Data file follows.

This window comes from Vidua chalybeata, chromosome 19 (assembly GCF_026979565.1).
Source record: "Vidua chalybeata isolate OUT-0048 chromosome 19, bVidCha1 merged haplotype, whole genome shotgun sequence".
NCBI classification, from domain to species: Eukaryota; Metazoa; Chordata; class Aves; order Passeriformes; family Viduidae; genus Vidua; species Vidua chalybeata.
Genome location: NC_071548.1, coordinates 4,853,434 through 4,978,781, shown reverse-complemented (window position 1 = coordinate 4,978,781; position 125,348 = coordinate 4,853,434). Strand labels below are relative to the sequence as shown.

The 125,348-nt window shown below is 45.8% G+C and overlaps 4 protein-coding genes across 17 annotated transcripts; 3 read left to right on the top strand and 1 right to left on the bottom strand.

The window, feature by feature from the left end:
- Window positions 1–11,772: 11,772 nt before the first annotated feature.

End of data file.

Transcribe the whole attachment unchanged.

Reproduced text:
This window comes from Vidua chalybeata, chromosome 19 (assembly GCF_026979565.1).
Source record: "Vidua chalybeata isolate OUT-0048 chromosome 19, bVidCha1 merged haplotype, whole genome shotgun sequence".
NCBI classification, from domain to species: Eukaryota; Metazoa; Chordata; class Aves; order Passeriformes; family Viduidae; genus Vidua; species Vidua chalybeata.
Genome location: NC_071548.1, coordinates 4,853,434 through 4,978,781, shown reverse-complemented (window position 1 = coordinate 4,978,781; position 125,348 = coordinate 4,853,434). Strand labels below are relative to the sequence as shown.

The 125,348-nt window shown below is 45.8% G+C and overlaps 4 protein-coding genes across 17 annotated transcripts; 3 read left to right on the top strand and 1 right to left on the bottom strand.

The window, feature by feature from the left end:
- Window positions 1–11,772: 11,772 nt before the first annotated feature.